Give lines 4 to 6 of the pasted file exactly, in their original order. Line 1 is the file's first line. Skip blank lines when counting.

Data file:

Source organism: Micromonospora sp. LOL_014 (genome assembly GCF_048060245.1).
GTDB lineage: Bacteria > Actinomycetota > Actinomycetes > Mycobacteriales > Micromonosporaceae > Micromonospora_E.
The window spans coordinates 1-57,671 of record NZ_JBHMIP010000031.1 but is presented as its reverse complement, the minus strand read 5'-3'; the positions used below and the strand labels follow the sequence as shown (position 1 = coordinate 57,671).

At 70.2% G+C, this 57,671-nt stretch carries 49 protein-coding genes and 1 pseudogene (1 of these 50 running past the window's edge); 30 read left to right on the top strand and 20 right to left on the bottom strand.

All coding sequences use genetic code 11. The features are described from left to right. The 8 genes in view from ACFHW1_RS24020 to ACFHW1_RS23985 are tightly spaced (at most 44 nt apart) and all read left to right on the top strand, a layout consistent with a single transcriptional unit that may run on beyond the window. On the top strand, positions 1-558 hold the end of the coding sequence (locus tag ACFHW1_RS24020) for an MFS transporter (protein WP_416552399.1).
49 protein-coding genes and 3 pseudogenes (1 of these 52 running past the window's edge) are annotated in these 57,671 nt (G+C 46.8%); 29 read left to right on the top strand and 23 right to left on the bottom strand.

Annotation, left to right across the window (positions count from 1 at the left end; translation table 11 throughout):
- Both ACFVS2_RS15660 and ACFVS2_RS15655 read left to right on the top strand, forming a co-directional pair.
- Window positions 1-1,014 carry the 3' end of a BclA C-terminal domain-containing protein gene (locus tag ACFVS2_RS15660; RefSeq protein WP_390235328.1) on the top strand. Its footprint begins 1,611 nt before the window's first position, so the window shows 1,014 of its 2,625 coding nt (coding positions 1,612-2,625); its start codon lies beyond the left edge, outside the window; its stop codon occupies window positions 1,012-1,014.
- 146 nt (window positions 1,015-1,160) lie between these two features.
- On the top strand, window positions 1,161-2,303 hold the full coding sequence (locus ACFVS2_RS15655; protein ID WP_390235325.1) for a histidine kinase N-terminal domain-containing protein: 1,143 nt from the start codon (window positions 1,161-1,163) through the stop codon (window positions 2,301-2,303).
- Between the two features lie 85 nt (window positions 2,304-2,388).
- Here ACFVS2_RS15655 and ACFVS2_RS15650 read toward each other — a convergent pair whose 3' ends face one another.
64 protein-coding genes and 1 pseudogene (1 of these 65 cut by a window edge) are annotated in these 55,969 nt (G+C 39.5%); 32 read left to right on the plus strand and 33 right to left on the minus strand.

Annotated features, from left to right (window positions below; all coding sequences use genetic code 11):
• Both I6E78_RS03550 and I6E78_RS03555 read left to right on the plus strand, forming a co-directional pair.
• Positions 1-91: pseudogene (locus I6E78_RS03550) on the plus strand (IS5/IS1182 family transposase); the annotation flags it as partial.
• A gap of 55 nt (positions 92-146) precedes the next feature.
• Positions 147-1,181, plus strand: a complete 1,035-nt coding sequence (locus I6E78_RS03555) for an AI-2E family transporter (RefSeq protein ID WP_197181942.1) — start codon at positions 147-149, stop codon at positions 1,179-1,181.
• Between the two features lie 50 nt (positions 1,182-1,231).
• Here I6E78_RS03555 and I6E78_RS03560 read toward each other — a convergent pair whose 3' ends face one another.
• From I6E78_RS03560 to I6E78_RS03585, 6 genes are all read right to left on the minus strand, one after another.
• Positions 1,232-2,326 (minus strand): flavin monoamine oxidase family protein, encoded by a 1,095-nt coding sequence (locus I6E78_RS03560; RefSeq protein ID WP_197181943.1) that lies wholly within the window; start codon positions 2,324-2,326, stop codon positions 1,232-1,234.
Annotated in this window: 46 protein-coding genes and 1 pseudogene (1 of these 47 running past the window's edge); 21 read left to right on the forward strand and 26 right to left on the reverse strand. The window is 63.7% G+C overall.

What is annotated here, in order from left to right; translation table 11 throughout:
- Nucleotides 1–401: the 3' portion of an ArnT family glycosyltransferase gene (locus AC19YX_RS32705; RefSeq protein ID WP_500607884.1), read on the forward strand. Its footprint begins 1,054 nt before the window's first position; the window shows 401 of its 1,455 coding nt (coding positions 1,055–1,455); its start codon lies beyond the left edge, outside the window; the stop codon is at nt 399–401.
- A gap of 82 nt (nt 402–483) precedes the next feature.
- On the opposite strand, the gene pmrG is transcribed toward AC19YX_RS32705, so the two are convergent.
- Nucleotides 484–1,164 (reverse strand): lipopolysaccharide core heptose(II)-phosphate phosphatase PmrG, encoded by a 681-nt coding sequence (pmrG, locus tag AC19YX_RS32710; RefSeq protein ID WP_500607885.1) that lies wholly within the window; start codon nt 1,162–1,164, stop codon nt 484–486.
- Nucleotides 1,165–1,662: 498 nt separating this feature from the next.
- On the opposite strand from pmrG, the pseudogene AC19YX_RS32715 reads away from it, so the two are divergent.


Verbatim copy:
At 70.2% G+C, this 57,671-nt stretch carries 49 protein-coding genes and 1 pseudogene (1 of these 50 running past the window's edge); 30 read left to right on the top strand and 20 right to left on the bottom strand.

All coding sequences use genetic code 11. The features are described from left to right. The 8 genes in view from ACFHW1_RS24020 to ACFHW1_RS23985 are tightly spaced (at most 44 nt apart) and all read left to right on the top strand, a layout consistent with a single transcriptional unit that may run on beyond the window. On the top strand, positions 1-558 hold the end of the coding sequence (locus tag ACFHW1_RS24020) for an MFS transporter (protein WP_416552399.1).
49 protein-coding genes and 3 pseudogenes (1 of these 52 running past the window's edge) are annotated in these 57,671 nt (G+C 46.8%); 29 read left to right on the top strand and 23 right to left on the bottom strand.